As this is written there are only three hunting days left to Wisconsin’s 2017 spring turkey season. For the most part, the toms have stopped gobbling to tip off their locations and they have started forming their summer time bachelor groups. This is the moment some hunters eagerly wait for because when the toms are properly motivated with gobbler talk, deep sounding clucks followed by a slow raspy yelp or two. Make sure it’s just one or two yelps clearly separated and not run together.
The added challenge much like in fall hunting is finding the turkeys. When turkeys form groups there will be more areas without and the other areas will have more birds.
After sleeping in until 5:00 a, sleep deprivation is taking its toll on me; a gobbler who has irritated me since early April by consistently strutting in the middle of a field I can’t hunt. Worse, no one else has hunted him either so all he does is strut at me nearly everytime I drive by. This morning he was in the middle of the dirt road strutting as beautiful as a peacock with the rising sun glinting off his feathers. I did feel a temptation to stop and shoot him or just run him over, but clearly, those thoughts were just symptoms of sleep deprivation, I just blew the horn instead. That tom tipped me off to his roost location as he flew off. I had a good feeling the next morning I’d get him. He was clearly callable onto some land I have permission to hunt by a farmer who likes to have a lot of turkeys removed from his land.
I continued on my way to check out a hillside pocket that is only reachable by boat and since the rivers were above flood stage the turkeys should be in the “pocket”. Sure enough, I settled in called with a few clucks, noticed a black stump that looked very much like a turkey staring at me, red-headed and all. Figured it was a stump with a cardinal sitting on it. There have been a lot of cardinals and scarlet tanagers this year causing excitement here and there. Lack of sleep does that to you sometimes, so I lowered my eyelids to check for leaks. When I opened them a few minutes later the black stump was gone; I clucked and there he was not quite 30 yards standing at attention in the wide open woods staring at the lump that was me. Fortunately, my gun sling is always hooked on my left knee holding the barrel level out front and this tom is standing right in front of the gun barrel. All I needed to do was raise it up and one tag for the last season was filled.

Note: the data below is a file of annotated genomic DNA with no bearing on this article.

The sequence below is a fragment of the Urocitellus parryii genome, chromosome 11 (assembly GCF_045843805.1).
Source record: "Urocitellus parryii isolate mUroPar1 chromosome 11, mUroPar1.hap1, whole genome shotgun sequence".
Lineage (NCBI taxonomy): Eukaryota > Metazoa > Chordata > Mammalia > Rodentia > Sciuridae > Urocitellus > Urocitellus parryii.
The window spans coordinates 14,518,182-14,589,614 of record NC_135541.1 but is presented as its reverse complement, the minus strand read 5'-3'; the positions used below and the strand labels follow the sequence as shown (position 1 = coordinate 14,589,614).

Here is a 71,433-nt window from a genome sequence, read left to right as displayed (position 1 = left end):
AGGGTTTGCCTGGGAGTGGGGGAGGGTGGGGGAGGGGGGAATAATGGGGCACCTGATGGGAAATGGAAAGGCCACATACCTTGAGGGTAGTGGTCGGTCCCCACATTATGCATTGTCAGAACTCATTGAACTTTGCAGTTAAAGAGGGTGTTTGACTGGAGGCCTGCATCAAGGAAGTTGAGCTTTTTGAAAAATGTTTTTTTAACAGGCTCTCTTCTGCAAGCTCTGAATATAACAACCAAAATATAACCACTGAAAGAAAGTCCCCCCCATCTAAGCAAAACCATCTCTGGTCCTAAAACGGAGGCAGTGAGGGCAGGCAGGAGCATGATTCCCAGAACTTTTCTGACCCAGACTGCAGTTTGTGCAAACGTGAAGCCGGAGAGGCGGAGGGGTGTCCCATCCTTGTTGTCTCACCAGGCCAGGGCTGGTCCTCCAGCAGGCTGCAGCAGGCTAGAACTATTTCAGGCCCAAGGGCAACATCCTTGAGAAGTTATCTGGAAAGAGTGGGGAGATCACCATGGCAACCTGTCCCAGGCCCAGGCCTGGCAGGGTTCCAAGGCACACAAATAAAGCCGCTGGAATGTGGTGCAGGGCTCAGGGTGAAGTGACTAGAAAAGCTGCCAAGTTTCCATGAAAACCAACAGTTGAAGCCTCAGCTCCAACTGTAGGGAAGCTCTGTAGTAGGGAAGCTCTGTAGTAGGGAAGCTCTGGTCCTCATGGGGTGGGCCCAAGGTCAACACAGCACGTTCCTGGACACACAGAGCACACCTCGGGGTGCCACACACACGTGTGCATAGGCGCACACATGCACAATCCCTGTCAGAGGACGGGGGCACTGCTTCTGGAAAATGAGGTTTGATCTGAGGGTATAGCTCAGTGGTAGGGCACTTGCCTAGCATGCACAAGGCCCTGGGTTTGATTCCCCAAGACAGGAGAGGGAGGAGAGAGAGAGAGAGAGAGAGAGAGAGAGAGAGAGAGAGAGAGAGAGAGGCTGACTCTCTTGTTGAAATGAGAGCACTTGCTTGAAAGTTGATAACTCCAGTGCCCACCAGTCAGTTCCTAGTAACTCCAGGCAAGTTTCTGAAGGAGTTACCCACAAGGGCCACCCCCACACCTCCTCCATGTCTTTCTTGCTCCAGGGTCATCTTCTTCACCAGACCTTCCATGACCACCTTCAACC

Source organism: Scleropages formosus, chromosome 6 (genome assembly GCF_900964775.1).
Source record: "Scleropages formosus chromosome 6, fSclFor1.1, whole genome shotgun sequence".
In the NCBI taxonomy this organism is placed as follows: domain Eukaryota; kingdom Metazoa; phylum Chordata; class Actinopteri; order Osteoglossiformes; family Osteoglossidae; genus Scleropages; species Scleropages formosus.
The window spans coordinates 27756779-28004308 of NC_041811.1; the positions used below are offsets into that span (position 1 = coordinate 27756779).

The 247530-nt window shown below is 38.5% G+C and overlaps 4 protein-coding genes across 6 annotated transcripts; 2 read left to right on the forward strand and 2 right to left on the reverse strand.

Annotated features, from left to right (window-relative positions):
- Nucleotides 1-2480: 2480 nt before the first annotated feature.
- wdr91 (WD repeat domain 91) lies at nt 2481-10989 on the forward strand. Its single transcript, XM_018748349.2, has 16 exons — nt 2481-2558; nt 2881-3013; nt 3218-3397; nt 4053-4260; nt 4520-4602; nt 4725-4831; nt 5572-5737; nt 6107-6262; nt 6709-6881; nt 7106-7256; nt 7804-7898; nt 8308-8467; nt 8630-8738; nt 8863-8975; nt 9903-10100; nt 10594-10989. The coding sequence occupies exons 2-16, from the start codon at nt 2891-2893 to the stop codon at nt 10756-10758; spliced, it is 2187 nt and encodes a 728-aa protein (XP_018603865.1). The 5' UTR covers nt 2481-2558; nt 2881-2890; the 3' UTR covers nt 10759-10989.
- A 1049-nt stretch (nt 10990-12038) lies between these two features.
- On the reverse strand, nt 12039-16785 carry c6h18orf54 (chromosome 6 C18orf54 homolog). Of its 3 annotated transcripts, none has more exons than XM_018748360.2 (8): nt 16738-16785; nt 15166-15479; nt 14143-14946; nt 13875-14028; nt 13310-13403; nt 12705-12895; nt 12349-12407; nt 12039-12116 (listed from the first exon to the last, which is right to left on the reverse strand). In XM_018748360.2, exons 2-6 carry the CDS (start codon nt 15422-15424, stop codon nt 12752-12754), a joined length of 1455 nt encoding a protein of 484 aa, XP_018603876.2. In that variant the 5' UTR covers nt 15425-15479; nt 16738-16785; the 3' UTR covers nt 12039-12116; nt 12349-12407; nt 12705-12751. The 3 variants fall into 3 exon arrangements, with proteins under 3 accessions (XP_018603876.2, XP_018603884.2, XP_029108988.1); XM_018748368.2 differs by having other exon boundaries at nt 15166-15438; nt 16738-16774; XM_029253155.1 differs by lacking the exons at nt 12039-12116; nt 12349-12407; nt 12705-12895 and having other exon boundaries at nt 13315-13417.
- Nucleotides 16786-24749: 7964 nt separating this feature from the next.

That left two tags in my pocket for Friday. The determination to bag that most irritating strutter in the county rose to an obsessive level. That is, until Friday morning, when I forced myself out of bed, shooting that poor turkey did not seem as important as it did yesterday.
At 6:10 am I found myself laying back in a grassy field wash using the folds of the field to hide me. Lying back when you need sleep is not conducive to remaining alert. However, the chain gobbling that answered my first tongue teaser yelp sure did get my full attention and when that yelp was followed up with some walking clucks and a single yelp to be answered by near constant incoming gobbling from two sides—sleep just slid way down the priority list.
During late seasons my Willow Ridge Tongue Teaser – Gobbler Pine Box is the call I turn to, Scott made this special for me to use in the fall for calling in gobblers. It works whenever, the need to make gobbler calls arises.
In about 20 minutes the five toms converged on my location, marching as if on a mission to either recruit the lonesome gobbler (me) or kick his butt. I do not which it was, for they did not get any time to explain. At mid-gobble my gun commanded silence from the first one at 15 yards. The other four turned around marching away single file when a single cluck stopped them and turned em around for the gun to silence the second one mid-gobble at 30 yds filling my last two tags for the final season.
You’d think, the season would end there… Not in Wisconsin, there are still thousands of OTC tags left and two of those are now in my pocket. Heck, sleep is overrated, I have all summer to catch up on it.